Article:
Tuesday, March 26, 2024

The Gambia: From Banjul to Basse



Last fall, I had the honor of accompanying a client and their funders on a trip to The Gambia. It was my first time in West Africa and the second international trip I have taken since the pandemic ended.

The Gambia is the smallest country in Africa. It touches the Atlantic Ocean on one side and borders Senegal on all others.

I was there for 10 days, flying into Banjul, and then heading "up country," which means along the Gambian River. The journey to the town of Basse takes about 8 hours by jeep. Thankfully, the roads are well-paved, though you do have to slow down frequently due to cows, tractors, and kids in the road.



I won't be able to write much about the work since I do like to maintain client confidentiality, but I will write about my own observations and feelings. Below are diary excerpts from the trip:


"In the distance, there are birds chirping and also hooting. A blue bird with a long black tail just made a fascinating sound and landed on a palm tree. The ocean is just footsteps away. It is humid here, like a rainforest, sweat emanating from all pores in my body. I don’t bother to wear makeup, only sunscreen. And it is so, so hot; I sweat everywhere. Even the indoors bring no relief. The air conditioners are no match for this heat and humidity. You cannot escape the heat.

When we landed, I could not stop smiling. I was glad to be here, glad to see it. Somehow pleased that it was different from Ethiopia. It is significantly less developed, for sure. Less coffee, fewer shops, fewer malls. But everything seems to excite me. I can’t explain it yet, how different I feel."

- 8:39am in the morning after I arrived




"Today was better than expected. I slept in until 9:00 am, drank my coffee (though it was cold), got in the pool (though I had a neighbor this time), and leisurely checked out at 10:30 am. The drive upcountry was alright. I think because everyone was preparing themselves mentally for 9 hours, we were okay. I talked to my colleague the whole time and listened to another colleague's commentary on the jeep radio. It was delightful. I was pleasantly surprised with the drive, with how fast time flew. I thought this would be the longest, hardest day, but who knew I would like sitting in an air-conditioned car the whole time.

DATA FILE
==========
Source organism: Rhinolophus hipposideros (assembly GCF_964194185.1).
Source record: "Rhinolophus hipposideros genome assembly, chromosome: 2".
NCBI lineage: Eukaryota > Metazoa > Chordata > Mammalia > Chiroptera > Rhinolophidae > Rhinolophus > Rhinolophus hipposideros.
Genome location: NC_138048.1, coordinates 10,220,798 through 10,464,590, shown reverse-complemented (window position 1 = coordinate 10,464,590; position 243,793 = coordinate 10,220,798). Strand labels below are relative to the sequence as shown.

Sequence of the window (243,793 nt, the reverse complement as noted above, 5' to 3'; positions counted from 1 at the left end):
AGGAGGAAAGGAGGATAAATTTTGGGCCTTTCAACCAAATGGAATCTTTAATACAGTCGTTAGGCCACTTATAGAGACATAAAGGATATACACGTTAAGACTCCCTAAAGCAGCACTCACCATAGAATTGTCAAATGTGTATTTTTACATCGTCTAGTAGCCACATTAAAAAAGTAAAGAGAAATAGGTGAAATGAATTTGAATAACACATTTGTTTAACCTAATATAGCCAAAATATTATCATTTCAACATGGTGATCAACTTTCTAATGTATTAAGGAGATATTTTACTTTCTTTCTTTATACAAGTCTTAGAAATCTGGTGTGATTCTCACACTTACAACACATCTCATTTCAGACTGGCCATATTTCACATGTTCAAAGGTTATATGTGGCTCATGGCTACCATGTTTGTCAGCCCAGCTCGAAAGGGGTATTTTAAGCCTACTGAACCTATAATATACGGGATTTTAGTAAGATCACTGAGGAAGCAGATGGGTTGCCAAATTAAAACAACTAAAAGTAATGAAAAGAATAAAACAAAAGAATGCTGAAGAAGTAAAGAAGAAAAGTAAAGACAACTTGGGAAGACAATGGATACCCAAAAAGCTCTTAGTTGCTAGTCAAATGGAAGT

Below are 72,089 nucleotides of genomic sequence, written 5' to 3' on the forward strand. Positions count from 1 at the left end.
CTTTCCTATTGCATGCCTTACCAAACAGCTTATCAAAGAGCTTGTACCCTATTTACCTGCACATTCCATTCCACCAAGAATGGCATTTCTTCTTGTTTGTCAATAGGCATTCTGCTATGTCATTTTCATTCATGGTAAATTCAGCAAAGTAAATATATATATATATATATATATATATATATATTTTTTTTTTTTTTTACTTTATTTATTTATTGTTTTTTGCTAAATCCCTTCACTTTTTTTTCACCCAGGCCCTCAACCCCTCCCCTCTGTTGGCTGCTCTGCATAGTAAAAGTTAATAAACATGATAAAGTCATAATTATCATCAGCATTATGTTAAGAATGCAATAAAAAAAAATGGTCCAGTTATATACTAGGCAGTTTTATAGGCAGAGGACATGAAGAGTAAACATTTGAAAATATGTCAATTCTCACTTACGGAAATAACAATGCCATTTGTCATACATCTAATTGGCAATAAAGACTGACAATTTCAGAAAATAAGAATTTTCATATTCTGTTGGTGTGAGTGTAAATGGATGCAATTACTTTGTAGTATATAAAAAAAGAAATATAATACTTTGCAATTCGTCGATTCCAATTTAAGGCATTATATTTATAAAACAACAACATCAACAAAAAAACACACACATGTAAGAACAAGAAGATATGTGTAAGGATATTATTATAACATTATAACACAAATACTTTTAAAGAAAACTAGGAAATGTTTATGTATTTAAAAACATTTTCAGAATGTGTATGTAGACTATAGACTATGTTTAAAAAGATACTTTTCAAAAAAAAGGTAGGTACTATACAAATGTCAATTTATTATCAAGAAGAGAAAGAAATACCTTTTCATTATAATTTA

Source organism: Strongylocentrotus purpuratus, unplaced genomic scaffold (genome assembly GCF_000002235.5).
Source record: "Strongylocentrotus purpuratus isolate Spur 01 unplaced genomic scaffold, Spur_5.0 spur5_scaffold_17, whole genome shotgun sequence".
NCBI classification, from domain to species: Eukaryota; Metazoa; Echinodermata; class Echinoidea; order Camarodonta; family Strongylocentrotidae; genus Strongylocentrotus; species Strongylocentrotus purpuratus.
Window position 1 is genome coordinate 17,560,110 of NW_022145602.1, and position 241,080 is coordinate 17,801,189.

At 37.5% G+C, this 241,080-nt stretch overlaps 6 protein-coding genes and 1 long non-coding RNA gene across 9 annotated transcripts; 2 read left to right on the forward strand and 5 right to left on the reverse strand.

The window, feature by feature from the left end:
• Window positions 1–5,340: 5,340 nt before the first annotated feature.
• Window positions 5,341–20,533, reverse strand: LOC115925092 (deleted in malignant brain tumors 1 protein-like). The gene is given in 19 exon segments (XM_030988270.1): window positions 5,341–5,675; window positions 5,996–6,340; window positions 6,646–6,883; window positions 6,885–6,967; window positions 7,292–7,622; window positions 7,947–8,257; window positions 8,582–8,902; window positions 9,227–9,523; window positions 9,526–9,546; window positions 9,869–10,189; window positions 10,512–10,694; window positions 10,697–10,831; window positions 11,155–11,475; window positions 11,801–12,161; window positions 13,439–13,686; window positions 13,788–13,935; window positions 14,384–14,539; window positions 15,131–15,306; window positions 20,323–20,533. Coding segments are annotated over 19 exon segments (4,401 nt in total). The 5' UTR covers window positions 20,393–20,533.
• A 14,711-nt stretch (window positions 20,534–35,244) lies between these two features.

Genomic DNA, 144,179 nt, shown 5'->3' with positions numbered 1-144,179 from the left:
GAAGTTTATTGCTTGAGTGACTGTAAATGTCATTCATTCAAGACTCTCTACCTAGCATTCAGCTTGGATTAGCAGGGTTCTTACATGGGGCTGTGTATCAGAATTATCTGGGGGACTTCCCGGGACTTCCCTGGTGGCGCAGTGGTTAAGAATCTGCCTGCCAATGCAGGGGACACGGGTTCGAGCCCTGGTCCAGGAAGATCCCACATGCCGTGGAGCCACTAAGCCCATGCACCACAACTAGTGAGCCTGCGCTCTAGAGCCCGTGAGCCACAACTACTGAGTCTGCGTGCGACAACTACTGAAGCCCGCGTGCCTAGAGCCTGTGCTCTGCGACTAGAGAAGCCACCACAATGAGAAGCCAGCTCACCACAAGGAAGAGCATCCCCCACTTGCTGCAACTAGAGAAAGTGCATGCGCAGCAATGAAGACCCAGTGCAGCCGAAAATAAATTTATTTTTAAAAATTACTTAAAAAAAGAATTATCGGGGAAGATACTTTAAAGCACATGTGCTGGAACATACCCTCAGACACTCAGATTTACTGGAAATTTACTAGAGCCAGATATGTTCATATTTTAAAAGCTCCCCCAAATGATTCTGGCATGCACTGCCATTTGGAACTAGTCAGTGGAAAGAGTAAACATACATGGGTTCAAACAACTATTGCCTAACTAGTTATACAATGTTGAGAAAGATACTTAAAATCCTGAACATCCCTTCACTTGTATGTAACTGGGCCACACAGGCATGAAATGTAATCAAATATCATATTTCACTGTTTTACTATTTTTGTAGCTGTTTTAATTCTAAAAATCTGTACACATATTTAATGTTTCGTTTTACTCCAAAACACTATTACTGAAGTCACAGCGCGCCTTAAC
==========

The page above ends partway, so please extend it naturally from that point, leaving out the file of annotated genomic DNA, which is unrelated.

The guest house is both better than expected and a disappointment. I told my partner the decor was like a knock-off Caesar’s Palace in the 1980s. Brand new but also broken down. Glistening, as well as shoddy and unkempt. The rooms are larger, the floor is pristine marble, and there is AC and large TVs, but there are also bugs, no real sheets on the bed and no real blankets, and no towels and no functional wifi. It's like that guy in Malaysia said: food is either delicious, cheap, or doesn’t make you sick; pick any two. So the two we picked are: AC and no need for mosquito nets.

I wanted to write in my diary this morning but ran out of time. Coffee was cold before I got to it. Three coffees today: one cold one in the morning, another at Some in the school, and a third tonight. I won’t hold back - I will drink it all. I thought I might write in the car, but time passed too quickly. Instead, I made some handwritten notes which I may try to transcribe tomorrow. I am regretting not bringing a novel. A novel is better suited for an escape than work. Instead, I have fundraising books and anthropology books, and articles I don’t want to read."

- 9:54pm, first night up country


"Because it is cloudy today, I was able to find a lounge chair by the river with a log for an end table that holds my coffee. The area near our room was just a mud pit, so I walked further to find a place where the water reflected the sun, where the ripples of the current were gentle. Only the leaves that have shed from the trees and float on the surface of the water convey its speed. The tide rises and falls in 6-hour intervals based on waves of the ocean.

The breeze really is merciful here. I felt it in the village too. It was so cooling and healing that it felt almost spiritual. I pray to the god of breezes and clouds.

At first, my notes from The Gambia were only bullets, words, and phrases. Then they became sentences, vignettes, and finally, proper journal entries. Finally, I have the space to write.

I never get used to the timezone difference; I have to check the clock on my phone regularly. In this journal, the client to-do lists have become overtaken by my notes and lists and reflections of the day. My mind has caught up to my body. And I can even imagine coming back here - how strange."

- 9:45am, from the last lodge up country the morning before I leave



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